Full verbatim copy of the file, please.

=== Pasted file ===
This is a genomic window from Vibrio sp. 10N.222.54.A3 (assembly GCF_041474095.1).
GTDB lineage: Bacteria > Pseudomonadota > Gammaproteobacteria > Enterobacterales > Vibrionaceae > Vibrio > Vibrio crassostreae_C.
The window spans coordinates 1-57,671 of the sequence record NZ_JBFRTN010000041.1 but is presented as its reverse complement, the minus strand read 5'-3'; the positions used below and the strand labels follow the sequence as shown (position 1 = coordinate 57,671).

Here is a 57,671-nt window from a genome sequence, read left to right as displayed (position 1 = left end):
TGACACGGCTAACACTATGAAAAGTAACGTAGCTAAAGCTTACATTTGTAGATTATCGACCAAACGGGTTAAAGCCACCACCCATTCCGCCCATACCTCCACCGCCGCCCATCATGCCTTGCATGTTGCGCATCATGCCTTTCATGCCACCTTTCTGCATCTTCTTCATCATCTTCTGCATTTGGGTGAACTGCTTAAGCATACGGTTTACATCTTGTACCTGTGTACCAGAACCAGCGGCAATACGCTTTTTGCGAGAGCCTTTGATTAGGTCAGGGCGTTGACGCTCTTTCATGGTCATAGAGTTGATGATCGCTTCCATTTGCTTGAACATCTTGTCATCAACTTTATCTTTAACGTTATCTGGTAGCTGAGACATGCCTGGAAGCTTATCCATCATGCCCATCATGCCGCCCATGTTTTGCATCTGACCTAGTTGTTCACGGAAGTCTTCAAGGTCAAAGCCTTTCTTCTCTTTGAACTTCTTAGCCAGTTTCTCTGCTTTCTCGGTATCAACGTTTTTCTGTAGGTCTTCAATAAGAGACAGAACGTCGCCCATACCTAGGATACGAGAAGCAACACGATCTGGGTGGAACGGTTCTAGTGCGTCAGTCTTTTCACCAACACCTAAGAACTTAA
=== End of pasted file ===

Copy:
This is a genomic window from Vibrio sp. 10N.222.54.A3 (assembly GCF_041474095.1).
GTDB lineage: Bacteria > Pseudomonadota > Gammaproteobacteria > Enterobacterales > Vibrionaceae > Vibrio > Vibrio crassostreae_C.
The window spans coordinates 1-57,671 of the sequence record NZ_JBFRTN010000041.1 but is presented as its reverse complement, the minus strand read 5'-3'; the positions used below and the strand labels follow the sequence as shown (position 1 = coordinate 57,671).

Here is a 57,671-nt window from a genome sequence, read left to right as displayed (position 1 = left end):
TGACACGGCTAACACTATGAAAAGTAACGTAGCTAAAGCTTACATTTGTAGATTATCGACCAAACGGGTTAAAGCCACCACCCATTCCGCCCATACCTCCACCGCCGCCCATCATGCCTTGCATGTTGCGCATCATGCCTTTCATGCCACCTTTCTGCATCTTCTTCATCATCTTCTGCATTTGGGTGAACTGCTTAAGCATACGGTTTACATCTTGTACCTGTGTACCAGAACCAGCGGCAATACGCTTTTTGCGAGAGCCTTTGATTAGGTCAGGGCGTTGACGCTCTTTCATGGTCATAGAGTTGATGATCGCTTCCATTTGCTTGAACATCTTGTCATCAACTTTATCTTTAACGTTATCTGGTAGCTGAGACATGCCTGGAAGCTTATCCATCATGCCCATCATGCCGCCCATGTTTTGCATCTGACCTAGTTGTTCACGGAAGTCTTCAAGGTCAAAGCCTTTCTTCTCTTTGAACTTCTTAGCCAGTTTCTCTGCTTTCTCGGTATCAACGTTTTTCTGTAGGTCTTCAATAAGAGACAGAACGTCGCCCATACCTAGGATACGAGAAGCAACACGATCTGGGTGGAACGGTTCTAGTGCGTCAGTCTTTTCACCAACACCTAAGAACTTAA